As the Shock Wears Off

 

The acceptance of your spouse's death will slowly become a reality. You may think "My life will never be the same again." "I
cannot change what has happened to me." "Oh God, what am I going to do now?" A
course of grief recovery depends partly on your age and mostly on your individual situation.

 

A surviving spouse from a younger, two-income family may end up in a tight financial situation; not to mention any children to consider, as the
transition to a single-parent household is made.

 

Profound loneliness occurs when future plans include having children and the opportunity is lost by the death of a spouse. This is especially true if the bereaved feels a child would have been a living part of the mate who died.

 

"Empty-nesters" feel the effects of a spouse's death in other ways. The fact that the house is completely empty now, precipitates an entirely different level of loneliness. This is especially true in marriages that have lasted many years, where plans for a long and enjoyable retirement were disrupted by a spouse's death.

 

Losing your life companion can leave you feeling confused and panicky at any age. For this reason, you should delay making any major decisions. Try to postpone them until you can think more clearly and have a better idea of how
your life is going to change. Antoine de Saint-Exup'ery wrote, "... you cannot plant an acorn in the morning and expect that afternoon to sit in the shade of the oak."

 

You have grown accustomed to living a certain life-style and engaging in favorite activities with your spouse. You are used to being the object of your spouse's love. For example, a woman who becomes a widow didn't just lose her husband. She lost her best friend, her confidant, her "knight in shining armor."

 

The death of your spouse can also change the relationship you had with mutual friends. Those same friends you socialized with as a couple, may have a difficult time interacting with you as an individual. You may begin to feel like the "fifth wheel." Life without your spouse may steer you in the direction of a new circle of friends. Many times, lasting friendships develop between people who met in grief support groups. Your loss is a common bond.

 

Coping

 

How can you overcome the problems you face after your spouse has died? First, you must recognize that grief is necessary; it is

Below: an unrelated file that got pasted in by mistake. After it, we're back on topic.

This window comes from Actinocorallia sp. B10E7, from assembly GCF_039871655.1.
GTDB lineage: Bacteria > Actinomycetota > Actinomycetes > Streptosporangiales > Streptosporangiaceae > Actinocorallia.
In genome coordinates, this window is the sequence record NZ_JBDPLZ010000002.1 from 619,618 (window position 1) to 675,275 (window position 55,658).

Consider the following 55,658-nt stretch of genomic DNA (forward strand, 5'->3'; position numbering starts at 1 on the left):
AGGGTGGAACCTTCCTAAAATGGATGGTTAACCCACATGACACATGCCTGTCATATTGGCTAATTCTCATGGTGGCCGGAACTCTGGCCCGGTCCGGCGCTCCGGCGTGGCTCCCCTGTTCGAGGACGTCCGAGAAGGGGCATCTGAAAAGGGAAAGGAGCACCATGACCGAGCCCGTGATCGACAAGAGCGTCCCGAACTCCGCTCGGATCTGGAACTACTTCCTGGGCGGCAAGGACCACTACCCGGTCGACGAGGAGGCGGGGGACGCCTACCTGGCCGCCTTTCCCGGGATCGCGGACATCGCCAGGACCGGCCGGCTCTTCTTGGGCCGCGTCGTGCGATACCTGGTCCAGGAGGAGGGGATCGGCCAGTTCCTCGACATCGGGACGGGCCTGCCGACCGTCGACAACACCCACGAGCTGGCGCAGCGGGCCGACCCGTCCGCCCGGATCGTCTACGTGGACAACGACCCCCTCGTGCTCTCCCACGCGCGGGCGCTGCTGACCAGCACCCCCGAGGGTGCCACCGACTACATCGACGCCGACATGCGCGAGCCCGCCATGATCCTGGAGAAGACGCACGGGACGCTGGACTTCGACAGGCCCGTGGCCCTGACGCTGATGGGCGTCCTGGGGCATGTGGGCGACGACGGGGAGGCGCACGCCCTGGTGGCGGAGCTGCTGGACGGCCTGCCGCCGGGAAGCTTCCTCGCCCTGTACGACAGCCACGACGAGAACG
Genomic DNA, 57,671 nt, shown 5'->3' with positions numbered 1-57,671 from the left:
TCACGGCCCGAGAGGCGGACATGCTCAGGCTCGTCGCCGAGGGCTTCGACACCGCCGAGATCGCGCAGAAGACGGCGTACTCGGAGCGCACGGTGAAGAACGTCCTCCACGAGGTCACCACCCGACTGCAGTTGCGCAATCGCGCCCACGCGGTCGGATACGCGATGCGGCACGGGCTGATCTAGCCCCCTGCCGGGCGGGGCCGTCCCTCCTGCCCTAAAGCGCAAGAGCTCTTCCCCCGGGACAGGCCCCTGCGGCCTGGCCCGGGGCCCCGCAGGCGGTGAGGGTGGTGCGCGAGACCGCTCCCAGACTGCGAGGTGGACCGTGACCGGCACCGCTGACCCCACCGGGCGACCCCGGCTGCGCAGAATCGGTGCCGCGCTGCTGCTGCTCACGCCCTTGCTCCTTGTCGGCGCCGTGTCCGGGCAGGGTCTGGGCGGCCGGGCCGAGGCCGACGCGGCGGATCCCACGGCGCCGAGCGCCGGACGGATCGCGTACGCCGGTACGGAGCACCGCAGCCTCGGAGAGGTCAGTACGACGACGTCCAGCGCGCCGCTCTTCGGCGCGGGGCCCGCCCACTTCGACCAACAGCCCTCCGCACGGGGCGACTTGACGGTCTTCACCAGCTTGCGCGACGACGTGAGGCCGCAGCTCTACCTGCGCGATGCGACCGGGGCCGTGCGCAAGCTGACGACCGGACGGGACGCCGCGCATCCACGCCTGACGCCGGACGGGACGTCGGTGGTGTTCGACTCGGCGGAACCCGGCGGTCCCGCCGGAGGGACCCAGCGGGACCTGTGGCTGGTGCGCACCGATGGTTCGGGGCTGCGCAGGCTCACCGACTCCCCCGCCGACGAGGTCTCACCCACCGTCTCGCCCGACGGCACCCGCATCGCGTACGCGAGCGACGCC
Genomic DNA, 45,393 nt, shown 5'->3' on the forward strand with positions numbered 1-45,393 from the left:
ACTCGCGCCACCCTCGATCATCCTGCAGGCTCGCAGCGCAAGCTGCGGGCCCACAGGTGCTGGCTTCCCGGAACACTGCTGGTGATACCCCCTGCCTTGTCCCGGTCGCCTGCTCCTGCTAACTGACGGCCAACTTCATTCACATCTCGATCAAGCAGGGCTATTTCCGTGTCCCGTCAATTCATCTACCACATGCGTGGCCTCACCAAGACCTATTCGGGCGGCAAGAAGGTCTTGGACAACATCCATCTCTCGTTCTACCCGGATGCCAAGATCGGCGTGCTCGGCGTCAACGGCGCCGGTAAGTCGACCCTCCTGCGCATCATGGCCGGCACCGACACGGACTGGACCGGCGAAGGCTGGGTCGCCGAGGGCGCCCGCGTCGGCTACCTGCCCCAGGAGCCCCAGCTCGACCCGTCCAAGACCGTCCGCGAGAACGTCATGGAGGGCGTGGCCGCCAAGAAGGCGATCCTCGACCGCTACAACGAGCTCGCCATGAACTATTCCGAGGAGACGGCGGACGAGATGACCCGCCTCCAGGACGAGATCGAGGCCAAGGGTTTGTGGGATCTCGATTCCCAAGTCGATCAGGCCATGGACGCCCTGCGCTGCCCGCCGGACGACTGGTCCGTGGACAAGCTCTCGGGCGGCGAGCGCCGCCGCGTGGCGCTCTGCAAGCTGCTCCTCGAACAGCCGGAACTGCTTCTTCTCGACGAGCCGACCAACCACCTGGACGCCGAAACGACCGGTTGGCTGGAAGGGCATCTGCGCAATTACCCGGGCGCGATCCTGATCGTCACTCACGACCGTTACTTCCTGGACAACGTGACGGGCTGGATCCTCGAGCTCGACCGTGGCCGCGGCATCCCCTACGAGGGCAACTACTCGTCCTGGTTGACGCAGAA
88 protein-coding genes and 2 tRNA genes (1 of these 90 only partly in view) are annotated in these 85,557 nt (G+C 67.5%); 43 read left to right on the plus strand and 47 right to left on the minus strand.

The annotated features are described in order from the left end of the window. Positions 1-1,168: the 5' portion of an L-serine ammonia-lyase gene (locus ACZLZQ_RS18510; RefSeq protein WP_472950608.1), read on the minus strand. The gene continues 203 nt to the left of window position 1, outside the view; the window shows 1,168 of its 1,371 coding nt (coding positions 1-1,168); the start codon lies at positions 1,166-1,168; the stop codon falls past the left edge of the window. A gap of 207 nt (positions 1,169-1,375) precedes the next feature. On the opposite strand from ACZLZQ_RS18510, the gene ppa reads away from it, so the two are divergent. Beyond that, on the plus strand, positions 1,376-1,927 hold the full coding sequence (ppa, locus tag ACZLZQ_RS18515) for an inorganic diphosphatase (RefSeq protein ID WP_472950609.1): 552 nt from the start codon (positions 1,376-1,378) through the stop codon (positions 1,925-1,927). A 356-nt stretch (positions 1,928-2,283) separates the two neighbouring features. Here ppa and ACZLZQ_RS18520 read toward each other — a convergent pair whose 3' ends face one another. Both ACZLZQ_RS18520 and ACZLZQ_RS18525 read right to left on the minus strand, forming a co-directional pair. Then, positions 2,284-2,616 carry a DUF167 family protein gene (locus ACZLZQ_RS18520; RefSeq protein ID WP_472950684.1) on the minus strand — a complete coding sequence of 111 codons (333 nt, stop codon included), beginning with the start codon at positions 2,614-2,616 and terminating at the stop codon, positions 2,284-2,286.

something you must work through. There are no shortcuts.

 

It is important to express your feelings. Take time to cry. Don't be afraid to share your tears with others. Express your anger when you feel the
need. Talk openly with family members and friends; this is a time to lean on them. Some of your friends may feel awkward for awhile because they don't know how to talk to you about your loss. You can help them by simply telling them
what your needs are. Don't try to protect your children or other family members by hiding your sadness.

 

If you normally have a pressing schedule, try to lighten it. Remember, grief is mentally taxing; you do not need the added strain of too much to do.
Set aside some quiet time for yourself, time when you can think about your spouse's death and put things into perspective.

 

If you are worried that you are not coping well with your grief, consider talking to a counselor. You may be relieved to discover that you are reacting normally. If you believe you need help, ask your clergy, doctor, or funeral director to suggest a counselor who will help you through your transition.

 

Many bereaved spouses find adjusting to life without a partner becomes easier if they talk to others in the same situation. You might want to consider joining a local support group. Ask us for information regarding local groups specifically for those who have lost a spouse.

 

After some time and effort, you will adjust to your new life and your grief will diminish. This does not mean you must forget your loved one; it means you have accepted the death and can begin to live each day in the present, savoring the memories as part of your new life. In fact, many agree the best way to honor a loved one who died, is to live a life full of friendship and even new
love.

 

Dealing properly with your grief can make it all possible.